Mechanistic and structural studies of H373Q flavocytochrome b2: effects of mutating the active site base.Tsai, C.L., Gokulan, K., Sobrado, P., Sacchettini, J.C., Fitzpatrick, P.F.
(2007) Biochemistry 46: 7844-7851
- PubMed: 17563122
- DOI: 10.1021/bi7005543
- Structures With Same Primary Citation
- PubMed Abstract:
His373 in flavocytochrome b2 has been proposed to act as an active site base during the oxidation of lactate to pyruvate, most likely by removing the lactate hydroxyl proton. The effects of mutating this residue to glutamine have been determined to p ...
His373 in flavocytochrome b2 has been proposed to act as an active site base during the oxidation of lactate to pyruvate, most likely by removing the lactate hydroxyl proton. The effects of mutating this residue to glutamine have been determined to provide further insight into its role. The kcat and kcat/Klactate values for the mutant protein are 3 to 4 orders of magnitude smaller than the wild-type values, consistent with a critical role for His373. Similar effects are seen when the mutation is incorporated into the isolated flavin domain of the enzyme, narrowing the effects to lactate oxidation rather than subsequent electron transfers. The decrease of 3500-fold in the rate constant for reduction of the enzyme-bound FMN by lactate confirms this part of the reaction as that most effected by the mutation. The primary deuterium and solvent kinetic isotope effects for the mutant enzyme are significantly smaller than the wild-type values, establishing that bond cleavage steps are less rate-limiting in H373Q flavocytochrome b2 than in the wild-type enzyme. The structure of the mutant enzyme with pyruvate bound, determined at 2.8 A, provides a rationale for these effects. The orientation of pyruvate in the active site is altered from that seen in the wild-type enzyme. In addition, the active site residues Arg289, Asp 292, and Leu 286 have altered positions in the mutant protein. The combination of an altered active site and the small kinetic isotope effects is consistent with the slowest step in turnover being a conformational change involving a conformation in which lactate is bound unproductively.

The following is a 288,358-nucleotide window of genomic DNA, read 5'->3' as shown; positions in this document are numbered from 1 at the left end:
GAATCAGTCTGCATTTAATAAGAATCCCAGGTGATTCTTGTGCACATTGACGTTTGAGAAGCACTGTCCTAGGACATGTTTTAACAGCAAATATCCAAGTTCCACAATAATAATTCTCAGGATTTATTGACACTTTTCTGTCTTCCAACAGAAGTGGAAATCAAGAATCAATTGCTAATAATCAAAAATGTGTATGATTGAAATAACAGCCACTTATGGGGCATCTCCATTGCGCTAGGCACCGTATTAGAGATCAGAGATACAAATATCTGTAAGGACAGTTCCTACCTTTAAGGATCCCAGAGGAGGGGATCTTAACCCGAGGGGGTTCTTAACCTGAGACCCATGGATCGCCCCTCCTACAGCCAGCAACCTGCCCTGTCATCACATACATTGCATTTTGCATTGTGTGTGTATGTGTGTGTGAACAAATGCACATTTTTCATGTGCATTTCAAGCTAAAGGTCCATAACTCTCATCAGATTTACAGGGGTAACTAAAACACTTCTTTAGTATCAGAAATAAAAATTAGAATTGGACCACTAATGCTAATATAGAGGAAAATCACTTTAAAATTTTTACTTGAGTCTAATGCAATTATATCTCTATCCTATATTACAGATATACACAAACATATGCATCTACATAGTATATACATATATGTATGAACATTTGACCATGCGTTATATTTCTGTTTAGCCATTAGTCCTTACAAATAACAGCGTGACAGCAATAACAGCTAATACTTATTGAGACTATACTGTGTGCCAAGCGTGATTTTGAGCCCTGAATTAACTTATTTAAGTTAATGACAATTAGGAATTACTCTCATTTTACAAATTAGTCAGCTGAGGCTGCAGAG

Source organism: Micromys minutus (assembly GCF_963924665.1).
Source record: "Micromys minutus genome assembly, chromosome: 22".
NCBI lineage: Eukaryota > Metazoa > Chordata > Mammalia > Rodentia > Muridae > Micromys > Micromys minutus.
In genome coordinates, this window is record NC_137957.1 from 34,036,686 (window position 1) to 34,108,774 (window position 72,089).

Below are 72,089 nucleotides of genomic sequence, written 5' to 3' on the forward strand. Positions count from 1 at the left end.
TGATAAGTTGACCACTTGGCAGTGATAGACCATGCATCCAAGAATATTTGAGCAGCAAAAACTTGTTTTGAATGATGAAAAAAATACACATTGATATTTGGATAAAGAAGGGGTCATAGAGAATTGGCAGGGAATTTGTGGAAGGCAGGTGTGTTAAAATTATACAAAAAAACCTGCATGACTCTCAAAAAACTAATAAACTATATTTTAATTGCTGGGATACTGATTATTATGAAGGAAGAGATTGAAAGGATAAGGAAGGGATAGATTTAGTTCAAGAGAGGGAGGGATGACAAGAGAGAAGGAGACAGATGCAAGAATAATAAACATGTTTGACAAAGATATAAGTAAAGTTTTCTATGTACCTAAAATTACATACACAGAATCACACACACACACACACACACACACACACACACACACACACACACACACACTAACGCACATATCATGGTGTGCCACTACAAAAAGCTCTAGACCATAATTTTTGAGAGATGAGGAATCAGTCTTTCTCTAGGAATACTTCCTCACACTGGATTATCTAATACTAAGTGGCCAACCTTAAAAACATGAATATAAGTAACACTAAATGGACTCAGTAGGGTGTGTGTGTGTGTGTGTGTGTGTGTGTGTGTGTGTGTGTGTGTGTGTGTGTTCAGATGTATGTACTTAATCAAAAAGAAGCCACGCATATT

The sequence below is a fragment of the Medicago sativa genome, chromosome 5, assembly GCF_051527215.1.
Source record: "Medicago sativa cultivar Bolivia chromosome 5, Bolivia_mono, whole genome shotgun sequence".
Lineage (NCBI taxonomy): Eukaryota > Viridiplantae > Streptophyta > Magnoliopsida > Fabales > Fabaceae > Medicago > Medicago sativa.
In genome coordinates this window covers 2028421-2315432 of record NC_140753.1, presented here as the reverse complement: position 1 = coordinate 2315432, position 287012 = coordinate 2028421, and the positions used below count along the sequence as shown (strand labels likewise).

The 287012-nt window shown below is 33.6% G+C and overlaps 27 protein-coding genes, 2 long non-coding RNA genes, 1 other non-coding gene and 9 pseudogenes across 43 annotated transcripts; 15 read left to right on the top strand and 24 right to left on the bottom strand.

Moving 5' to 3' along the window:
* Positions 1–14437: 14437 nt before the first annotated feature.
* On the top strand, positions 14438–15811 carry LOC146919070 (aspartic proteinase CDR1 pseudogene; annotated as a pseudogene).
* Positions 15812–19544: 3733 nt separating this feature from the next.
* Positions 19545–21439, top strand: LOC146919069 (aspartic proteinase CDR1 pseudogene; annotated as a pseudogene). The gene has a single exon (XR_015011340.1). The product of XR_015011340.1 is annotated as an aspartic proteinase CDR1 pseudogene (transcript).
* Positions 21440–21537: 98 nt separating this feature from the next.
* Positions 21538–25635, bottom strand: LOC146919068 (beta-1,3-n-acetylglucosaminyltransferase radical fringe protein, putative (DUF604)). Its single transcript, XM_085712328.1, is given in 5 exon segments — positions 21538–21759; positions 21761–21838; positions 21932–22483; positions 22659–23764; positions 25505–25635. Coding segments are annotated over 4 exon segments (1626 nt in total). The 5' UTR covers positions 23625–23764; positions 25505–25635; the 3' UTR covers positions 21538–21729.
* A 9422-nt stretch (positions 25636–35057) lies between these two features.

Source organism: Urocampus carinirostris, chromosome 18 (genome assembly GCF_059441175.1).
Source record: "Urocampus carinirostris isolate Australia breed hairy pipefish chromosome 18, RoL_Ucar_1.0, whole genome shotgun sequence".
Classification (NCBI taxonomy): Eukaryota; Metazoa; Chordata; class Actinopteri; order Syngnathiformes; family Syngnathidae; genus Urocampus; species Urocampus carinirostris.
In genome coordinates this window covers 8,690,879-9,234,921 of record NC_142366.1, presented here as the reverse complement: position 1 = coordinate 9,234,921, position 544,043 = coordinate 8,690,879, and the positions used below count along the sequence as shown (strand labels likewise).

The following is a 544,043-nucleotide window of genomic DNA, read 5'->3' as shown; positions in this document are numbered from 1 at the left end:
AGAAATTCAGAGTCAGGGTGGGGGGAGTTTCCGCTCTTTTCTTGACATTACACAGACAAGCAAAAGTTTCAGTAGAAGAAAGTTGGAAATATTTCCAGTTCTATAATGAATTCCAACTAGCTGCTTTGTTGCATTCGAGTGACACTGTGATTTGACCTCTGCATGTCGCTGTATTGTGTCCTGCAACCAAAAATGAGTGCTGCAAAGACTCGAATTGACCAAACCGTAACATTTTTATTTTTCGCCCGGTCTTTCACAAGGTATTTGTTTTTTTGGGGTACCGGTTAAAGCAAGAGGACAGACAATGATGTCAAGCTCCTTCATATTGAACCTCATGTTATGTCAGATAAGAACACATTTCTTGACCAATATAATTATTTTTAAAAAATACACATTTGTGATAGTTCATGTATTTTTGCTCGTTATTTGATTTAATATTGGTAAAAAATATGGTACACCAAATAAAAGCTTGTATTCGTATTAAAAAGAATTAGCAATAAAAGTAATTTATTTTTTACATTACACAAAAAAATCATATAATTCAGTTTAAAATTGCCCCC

Department of Chemistry, Texas A&M University, College Station, Texas 77843-2128, USA.